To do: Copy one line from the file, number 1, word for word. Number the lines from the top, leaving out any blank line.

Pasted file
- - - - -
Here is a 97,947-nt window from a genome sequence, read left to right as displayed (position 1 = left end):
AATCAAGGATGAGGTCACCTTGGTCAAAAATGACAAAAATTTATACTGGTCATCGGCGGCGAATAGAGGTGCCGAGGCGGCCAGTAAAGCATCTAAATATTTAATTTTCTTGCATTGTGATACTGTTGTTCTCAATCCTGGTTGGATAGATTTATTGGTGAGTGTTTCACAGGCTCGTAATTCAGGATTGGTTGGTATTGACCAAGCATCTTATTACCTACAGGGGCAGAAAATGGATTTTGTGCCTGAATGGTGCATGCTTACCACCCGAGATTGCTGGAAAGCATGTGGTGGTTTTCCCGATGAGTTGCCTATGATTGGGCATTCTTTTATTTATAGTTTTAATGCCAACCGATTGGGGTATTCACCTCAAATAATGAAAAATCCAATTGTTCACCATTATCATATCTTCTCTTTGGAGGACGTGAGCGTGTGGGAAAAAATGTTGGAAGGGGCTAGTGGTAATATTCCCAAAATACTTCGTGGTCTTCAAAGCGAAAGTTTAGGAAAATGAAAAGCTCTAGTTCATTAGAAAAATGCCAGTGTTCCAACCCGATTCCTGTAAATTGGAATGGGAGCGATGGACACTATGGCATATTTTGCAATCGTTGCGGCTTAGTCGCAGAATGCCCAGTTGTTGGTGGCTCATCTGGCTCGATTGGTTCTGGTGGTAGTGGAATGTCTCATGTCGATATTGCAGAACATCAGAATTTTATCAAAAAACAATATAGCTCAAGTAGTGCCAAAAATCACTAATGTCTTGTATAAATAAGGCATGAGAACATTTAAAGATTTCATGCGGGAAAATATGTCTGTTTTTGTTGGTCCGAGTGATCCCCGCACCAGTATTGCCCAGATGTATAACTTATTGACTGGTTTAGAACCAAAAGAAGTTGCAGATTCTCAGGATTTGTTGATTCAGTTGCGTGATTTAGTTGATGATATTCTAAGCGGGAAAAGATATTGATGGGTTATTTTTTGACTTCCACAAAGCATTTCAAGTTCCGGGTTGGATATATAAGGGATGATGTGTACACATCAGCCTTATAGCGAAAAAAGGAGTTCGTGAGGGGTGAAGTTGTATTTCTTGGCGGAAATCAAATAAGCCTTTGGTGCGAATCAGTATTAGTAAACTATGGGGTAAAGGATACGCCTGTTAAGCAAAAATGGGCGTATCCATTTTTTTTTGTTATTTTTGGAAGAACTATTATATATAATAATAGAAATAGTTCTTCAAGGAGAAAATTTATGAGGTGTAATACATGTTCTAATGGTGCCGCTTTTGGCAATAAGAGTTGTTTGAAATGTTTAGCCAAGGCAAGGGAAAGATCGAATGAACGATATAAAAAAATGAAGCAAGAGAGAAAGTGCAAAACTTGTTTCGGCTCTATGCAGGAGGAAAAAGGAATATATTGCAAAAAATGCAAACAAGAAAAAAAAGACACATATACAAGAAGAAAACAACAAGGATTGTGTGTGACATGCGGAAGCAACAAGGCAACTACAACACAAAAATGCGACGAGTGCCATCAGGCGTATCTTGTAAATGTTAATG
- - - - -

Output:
Here is a 97,947-nt window from a genome sequence, read left to right as displayed (position 1 = left end):